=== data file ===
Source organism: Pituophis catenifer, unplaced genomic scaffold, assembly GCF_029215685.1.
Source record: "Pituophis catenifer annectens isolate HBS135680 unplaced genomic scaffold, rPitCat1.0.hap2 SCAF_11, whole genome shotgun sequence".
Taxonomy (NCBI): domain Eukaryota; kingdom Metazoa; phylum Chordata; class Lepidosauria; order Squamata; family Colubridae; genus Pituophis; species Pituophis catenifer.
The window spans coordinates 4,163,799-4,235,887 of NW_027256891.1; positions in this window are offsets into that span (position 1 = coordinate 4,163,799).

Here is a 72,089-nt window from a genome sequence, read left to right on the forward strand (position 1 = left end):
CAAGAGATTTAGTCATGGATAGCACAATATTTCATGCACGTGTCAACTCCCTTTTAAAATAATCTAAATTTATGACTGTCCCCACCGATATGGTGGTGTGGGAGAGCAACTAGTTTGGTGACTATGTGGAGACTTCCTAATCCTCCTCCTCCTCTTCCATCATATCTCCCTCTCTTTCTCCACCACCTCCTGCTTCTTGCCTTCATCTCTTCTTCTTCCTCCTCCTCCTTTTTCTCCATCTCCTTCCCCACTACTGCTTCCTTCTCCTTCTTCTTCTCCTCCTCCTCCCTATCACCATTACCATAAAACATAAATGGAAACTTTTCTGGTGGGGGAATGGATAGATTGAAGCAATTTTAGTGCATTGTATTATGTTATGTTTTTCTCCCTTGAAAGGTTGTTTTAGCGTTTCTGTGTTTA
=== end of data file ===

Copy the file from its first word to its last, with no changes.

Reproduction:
Source organism: Pituophis catenifer, unplaced genomic scaffold, assembly GCF_029215685.1.
Source record: "Pituophis catenifer annectens isolate HBS135680 unplaced genomic scaffold, rPitCat1.0.hap2 SCAF_11, whole genome shotgun sequence".
Taxonomy (NCBI): domain Eukaryota; kingdom Metazoa; phylum Chordata; class Lepidosauria; order Squamata; family Colubridae; genus Pituophis; species Pituophis catenifer.
The window spans coordinates 4,163,799-4,235,887 of NW_027256891.1; positions in this window are offsets into that span (position 1 = coordinate 4,163,799).

Here is a 72,089-nt window from a genome sequence, read left to right on the forward strand (position 1 = left end):
CAAGAGATTTAGTCATGGATAGCACAATATTTCATGCACGTGTCAACTCCCTTTTAAAATAATCTAAATTTATGACTGTCCCCACCGATATGGTGGTGTGGGAGAGCAACTAGTTTGGTGACTATGTGGAGACTTCCTAATCCTCCTCCTCCTCTTCCATCATATCTCCCTCTCTTTCTCCACCACCTCCTGCTTCTTGCCTTCATCTCTTCTTCTTCCTCCTCCTCCTTTTTCTCCATCTCCTTCCCCACTACTGCTTCCTTCTCCTTCTTCTTCTCCTCCTCCTCCCTATCACCATTACCATAAAACATAAATGGAAACTTTTCTGGTGGGGGAATGGATAGATTGAAGCAATTTTAGTGCATTGTATTATGTTATGTTTTTCTCCCTTGAAAGGTTGTTTTAGCGTTTCTGTGTTTA